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After PUHCA Repeal: The State Response
Will the industry be able to meet capital investment and growth expectations?
the potential proliferation of “mini-PUHCAs”: “They generally regard a Wisconsin-type statute as an artificial impediment that would keep utilities small and prevent them from realizing economies of scale.”
Cannell believes Wall Street understands that regulators don’t want the investment community to dictate to them. However, investors also want regulators to appreciate their view that multiple inefficiencies exist within the utility sector within the context of a more dynamic, globally competitive world. She adds: “They would prefer that companies be permitted to become more efficient and optimize their earning power through consolidation if necessary.”
Cannell disputes the notion that permitting utilities this discretion means that investors just want to get rich: “It is the job of investors to seek out value opportunities.”
But NARUC’s Gray doesn’t think that investors’ negative perception of states’ attitudes toward investment is necessarily accurate. He cites the Iowa preapproval process as demonstrating that some states welcome infrastructure investment. As for mergers, he notes: “The record shows that state commissions appear generally to have been receptive to most mergers and acquisitions and the benefits offered by these transactions.”
3. Prior Experiences Involving Troubled Utilities.
Although this last factor may play a more immediate role in fewer states, the prior problems of troubled utilities still could be viewed by a broader number of states as a barometer of “what to avoid” and prompt serious consideration of additional protections. In two states, New Jersey and Kansas, difficulties of jurisdictional utilities with failed diversification investments clearly are playing a role in influencing whether to adopt a new set of rules.
In New Jersey, proposed rules to limit actions of utility holding companies have been driven by the board’s most recent experience with Elizabethtown Gas Co., a division of a company (NUI Utilities) whose failed investments with its parent and mismanagement caused a downgrade in credit quality to below investment grade of the parent, the company, and the utility division. The board was moved to address what became an emergency. 20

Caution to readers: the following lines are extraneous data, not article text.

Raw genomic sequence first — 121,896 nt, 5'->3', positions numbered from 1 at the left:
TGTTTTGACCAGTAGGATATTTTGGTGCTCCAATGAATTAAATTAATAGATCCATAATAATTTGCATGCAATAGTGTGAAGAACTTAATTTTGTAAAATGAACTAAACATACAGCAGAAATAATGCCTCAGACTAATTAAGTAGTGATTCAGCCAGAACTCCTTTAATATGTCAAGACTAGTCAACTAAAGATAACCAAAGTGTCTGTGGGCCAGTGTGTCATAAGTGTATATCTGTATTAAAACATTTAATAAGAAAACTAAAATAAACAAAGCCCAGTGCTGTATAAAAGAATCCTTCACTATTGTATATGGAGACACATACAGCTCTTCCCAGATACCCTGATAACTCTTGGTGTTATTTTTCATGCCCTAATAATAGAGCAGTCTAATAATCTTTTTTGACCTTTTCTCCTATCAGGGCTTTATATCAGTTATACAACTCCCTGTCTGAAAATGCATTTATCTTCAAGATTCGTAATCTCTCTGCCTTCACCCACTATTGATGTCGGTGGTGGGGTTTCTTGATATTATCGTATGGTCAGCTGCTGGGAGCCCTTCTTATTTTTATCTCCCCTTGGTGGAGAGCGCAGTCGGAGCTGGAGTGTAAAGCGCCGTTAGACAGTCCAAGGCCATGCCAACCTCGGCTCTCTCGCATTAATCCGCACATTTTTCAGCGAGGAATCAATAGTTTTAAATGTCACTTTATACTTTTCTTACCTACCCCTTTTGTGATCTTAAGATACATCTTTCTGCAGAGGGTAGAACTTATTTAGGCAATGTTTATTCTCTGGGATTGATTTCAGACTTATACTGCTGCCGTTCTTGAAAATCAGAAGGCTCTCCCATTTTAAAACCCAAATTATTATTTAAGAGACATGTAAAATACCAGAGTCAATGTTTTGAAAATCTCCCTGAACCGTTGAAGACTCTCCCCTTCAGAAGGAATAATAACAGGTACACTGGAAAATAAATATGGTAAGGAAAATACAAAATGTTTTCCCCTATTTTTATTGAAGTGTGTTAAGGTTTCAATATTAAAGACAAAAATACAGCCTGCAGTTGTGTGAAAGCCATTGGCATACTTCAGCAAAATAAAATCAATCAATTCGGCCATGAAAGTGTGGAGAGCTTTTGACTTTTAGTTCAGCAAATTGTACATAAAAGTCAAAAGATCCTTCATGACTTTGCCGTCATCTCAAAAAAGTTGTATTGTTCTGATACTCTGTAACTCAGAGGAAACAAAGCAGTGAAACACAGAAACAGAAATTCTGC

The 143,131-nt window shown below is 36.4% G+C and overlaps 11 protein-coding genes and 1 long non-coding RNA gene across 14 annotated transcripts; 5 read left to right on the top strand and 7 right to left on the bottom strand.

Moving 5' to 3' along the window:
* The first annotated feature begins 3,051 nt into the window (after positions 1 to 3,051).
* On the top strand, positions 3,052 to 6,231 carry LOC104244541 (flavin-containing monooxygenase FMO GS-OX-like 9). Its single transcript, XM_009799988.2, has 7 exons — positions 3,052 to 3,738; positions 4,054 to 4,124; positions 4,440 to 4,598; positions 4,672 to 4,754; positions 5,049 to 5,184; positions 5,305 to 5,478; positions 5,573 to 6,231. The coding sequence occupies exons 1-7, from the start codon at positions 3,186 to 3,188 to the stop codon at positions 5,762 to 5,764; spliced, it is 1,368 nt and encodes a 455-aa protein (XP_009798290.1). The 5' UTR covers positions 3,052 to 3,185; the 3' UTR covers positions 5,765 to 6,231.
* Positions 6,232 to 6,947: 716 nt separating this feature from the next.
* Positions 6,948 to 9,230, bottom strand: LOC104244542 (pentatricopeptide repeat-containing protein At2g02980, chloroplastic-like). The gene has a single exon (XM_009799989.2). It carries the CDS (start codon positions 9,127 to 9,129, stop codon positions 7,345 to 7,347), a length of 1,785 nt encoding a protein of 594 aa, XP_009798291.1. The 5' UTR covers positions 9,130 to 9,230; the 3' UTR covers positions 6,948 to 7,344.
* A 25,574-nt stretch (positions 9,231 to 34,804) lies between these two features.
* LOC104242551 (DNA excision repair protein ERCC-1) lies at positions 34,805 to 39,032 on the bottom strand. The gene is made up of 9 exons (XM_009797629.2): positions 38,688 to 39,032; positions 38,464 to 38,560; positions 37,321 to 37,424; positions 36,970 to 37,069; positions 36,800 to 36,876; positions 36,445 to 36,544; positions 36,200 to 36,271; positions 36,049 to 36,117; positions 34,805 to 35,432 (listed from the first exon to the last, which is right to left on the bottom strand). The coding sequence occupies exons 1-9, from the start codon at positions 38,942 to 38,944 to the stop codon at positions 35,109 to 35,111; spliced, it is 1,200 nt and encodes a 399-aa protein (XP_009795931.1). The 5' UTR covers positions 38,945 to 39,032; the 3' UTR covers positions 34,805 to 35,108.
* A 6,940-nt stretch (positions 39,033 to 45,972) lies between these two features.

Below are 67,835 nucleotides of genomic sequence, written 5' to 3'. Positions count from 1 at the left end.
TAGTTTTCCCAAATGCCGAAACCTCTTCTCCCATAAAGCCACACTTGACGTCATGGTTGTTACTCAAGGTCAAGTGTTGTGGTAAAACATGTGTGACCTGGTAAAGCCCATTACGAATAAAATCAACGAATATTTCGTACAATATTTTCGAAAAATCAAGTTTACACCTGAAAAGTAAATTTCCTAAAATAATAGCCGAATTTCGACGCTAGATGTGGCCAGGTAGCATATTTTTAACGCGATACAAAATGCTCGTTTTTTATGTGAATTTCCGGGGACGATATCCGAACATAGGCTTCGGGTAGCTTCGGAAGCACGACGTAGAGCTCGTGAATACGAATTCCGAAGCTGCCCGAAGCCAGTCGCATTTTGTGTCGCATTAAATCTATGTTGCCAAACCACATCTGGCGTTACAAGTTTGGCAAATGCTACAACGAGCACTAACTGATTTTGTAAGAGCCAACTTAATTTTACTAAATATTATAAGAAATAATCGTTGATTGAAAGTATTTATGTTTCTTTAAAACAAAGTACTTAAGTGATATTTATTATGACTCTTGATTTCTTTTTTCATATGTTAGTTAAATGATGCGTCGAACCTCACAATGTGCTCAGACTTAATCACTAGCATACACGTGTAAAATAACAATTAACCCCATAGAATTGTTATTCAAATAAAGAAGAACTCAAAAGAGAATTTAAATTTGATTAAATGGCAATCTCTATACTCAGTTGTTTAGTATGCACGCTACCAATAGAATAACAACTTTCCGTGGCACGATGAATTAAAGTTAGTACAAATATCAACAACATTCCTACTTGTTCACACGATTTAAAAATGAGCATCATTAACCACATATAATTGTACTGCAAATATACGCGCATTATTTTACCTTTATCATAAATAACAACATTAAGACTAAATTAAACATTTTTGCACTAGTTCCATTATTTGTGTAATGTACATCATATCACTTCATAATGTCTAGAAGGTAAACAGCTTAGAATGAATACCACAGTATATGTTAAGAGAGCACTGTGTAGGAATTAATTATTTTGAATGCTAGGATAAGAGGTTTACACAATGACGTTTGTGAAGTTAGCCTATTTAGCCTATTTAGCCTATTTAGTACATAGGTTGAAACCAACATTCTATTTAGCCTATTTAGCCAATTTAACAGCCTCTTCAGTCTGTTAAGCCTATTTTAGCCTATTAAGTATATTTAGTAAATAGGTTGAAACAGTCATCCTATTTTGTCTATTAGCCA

The impact of this experience can be seen in the current New Jersey board proposal to limit non-utility holding company investments to 25 percent or less of combined asset value, and mandate a set number of independent seats on utility boards to ensure desired independence from the parent company. The latter limitation addresses the subject of corporate governance, a matter state utility commissions customarily do not regulate. Public Service Electric & Gas has challenged the board’s legal authority to propose this type of restriction.
The Kansas experience with two troubled utilities similarly has influenced events. There, two regulated utilities, Aquila Inc. and Westar Energy Inc., were situated as divisions within a parent company, and thus not separate subsidiaries. Although neither was placed into bankruptcy, both experienced financial distress owing to non-utility investments and activities.
Because neither company had been subject to the registered holding company requirements of PUHCA 1935, its repeal had no impact on pre-existing federal regulatory oversight. 21 Nonetheless, the impairment of credit experienced by these companies has prompted the Kansas Corporation Commission to consider adopting comprehensive ring-fencing rules for